3 More Objections to Jungian Literary Criticism

My previous post outline three objections against a Jungian approach to literary analysis. This post offers three more:

Objection 4: Jungian literary criticism is nothing more than source hunting, or finding the external sources of a text.

While “[t]he discovery of the presence of mythic elements is a beginning,” Brown states, “identification [of these mythic elements] is not the end of criticism.”[1] A Jungian analysis of The Master and Margarita based solely on its Faustian, Gogolian, Dostoyevskian, and/or Tolstoyan elements, for example, reduces the novel to a work of imitation and excludes the uniquely Bulgakovian elements of the text. This type of critical approach does little if anything to illuminate the contents of The Master and Margarita and only confirms that Bulgakov read these other authors and was influenced by them. In response to this objection, Jung might say that his approach to literary theory seeks to discover the internal sources of a text, that is, the unconscious psychic sources that call up various symbols and archetypes found within the text. For this reason, Jung asserted that interpretation of archetypes cannot occur without “taking up the context,” [2] or examining the context of the individual to whom the archetype belongs.


Objection 5: Jungian literary criticism ignores aspects of a text that do not fit within an archetypal interpretation.

Jung noted in his method of dream interpretation that an individual could not remove aspects of a dream to arrive at the meaning that best suited her or him. That, Jung would say, creates a misleading and incorrect interpretation. You cannot remove elements of a text to create the archetypal experience that you want. Jung does acknowledge that some symbols and archetypes are not as meaningful as others; sometimes an image is what it is and bears no deeper significance. In such cases, Jung would advise his patients (and analysts alike) to keep the image, and the interpretation of the image as simple as possible. This objection seems to go hand in hand with the assumption that, when examined psychologically, every image, conversation, or plot point must mean something extraordinarily significant.


Objection 6: Jungian literary criticism is mystical, and anything mystical is suspect. [3]

Jung acknowledged his process was too mystical for Westerners who may have lost touch with their religious roots and do not understand “why a self should become a reality when it enters into a relationship with the world on the first day of creation.”[4] Dreams, on which Jung’s theory of archetypes and active imagination are based, contain humanity’s religious impulse; however, Jung observed, modern humanity has difficulty viewing dreams as a place of religious encounter. [5] Since the divine chiefly communicates with humanity through dreams, [6] it follows that the symbols and archetypes found in dreams and active imagination would bear religious themes as well. [7] Any mystical aspects detected within Jungian theory reflect the natural and spontaneous religious impulse of the individual in whose psyche these symbols and archetypes appear. Given that Bulgakov proclaimed himself “a MYSTICAL WRITER” in a letter to Stalin, [8] using an equally mystical interpretive approach to explore this work seems fitting.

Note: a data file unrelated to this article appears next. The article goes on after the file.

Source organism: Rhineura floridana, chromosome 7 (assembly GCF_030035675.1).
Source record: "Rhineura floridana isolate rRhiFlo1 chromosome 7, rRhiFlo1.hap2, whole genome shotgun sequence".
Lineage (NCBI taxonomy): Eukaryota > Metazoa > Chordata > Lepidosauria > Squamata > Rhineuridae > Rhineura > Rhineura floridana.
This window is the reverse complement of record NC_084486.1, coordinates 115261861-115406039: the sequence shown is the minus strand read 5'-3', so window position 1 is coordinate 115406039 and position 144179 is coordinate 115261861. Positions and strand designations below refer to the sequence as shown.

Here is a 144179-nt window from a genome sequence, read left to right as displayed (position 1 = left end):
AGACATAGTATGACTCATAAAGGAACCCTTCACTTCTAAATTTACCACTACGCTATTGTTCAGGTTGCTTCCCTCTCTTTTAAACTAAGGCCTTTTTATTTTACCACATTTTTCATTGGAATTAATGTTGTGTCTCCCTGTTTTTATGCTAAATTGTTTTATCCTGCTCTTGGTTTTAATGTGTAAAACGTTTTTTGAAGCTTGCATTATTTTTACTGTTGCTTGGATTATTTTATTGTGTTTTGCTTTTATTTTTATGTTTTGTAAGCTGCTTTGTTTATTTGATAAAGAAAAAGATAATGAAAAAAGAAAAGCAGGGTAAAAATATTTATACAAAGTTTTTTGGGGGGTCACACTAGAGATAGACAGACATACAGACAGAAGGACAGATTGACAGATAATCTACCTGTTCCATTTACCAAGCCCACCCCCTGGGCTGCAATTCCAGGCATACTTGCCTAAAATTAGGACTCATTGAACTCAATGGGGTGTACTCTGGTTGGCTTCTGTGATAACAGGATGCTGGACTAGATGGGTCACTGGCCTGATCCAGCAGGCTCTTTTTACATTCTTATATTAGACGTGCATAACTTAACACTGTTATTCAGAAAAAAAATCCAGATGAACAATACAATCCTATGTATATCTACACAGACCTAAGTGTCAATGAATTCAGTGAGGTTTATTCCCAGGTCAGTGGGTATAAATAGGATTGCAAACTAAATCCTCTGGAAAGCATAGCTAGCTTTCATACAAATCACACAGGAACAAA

These six objections demonstrate a misunderstanding of Jung’s purpose. Rather than using a work to establish a full psychological profile of an author, a Jungian critical analysis of literature focuses on the work as a unified whole, the symbolic and archetypal content within the work, and the manner in which these contents function for the author. In its focus on the function of the work rather that the work’s association with neurotic symptoms, a Jungian view of literature concentrates on the psychological and spiritual support the act of composition provides an author. The notion of Jung’s so-called “mystical” association also serves to facilitate a discussion of a novel in a religious context as it addresses the spiritual nature of creative processes (i.e., active imagination) involved in an individual’s spontaneous psychological response to life struggles.

Despite the various objections made against the use of Jungian theory in literary analysis, Jungian theory remains a beneficial tool for literary interpretation.

Next time: The benefits of using Jungian literary theory.


[1] Daniel Russell Brown, “A Look at Archetypal Criticism,” The Journal of Aesthetics and Art Criticism 28, no. 4 (Summer, 1970): 468.

[2] C. G. Jung, Collected Works: Practice of Psychotherapy, trans. R. F. C. Hull, Vol. 16 (Princeton: Princeton University Press, 1985), par. 339.

[3] Brown, “A Look at Archetypal Criticism,” 467.

[4] C. G. Jung, Collected Works: Mysterium Coniunctionis: An Inquiry into the Separation and Synthesis of Psychic Opposites in Alchemy, trans. R. F. C. Hull, 2nd ed. Vol. 14 (Princeton: Princeton University Press, 1989), par. 762.

[5] C. G. Jung, Collected Works: Civilization in Transition, trans. R. F. C. Hull, 2nd ed., Vol. 10 (Princeton: Princeton University Press, 1978), par. 330.

[6] C. G. Jung, “Approaching the Unconscious,” in Man and His Symbols, ed. C. G. Jung (New York: Dell, 1968), 92.

[7] See Jung CW 10:330; C. G. Jung, Collected Works: Psychology and Religion, West and East, trans. R. F. C. Hull, 2nd ed., Vol. 11 (Princeton: Princeton University Press, 1989), par. 39.

[8] See Letter from Bulgakov to Stalin of 28 March 1930 in Mikhail i Elena Bulgakova, Dnevnik Mastera i Margarity, ed.s I. V. Andon’eva and V. P. Kochetov (Moscow: Vagrius, 1998), 86.


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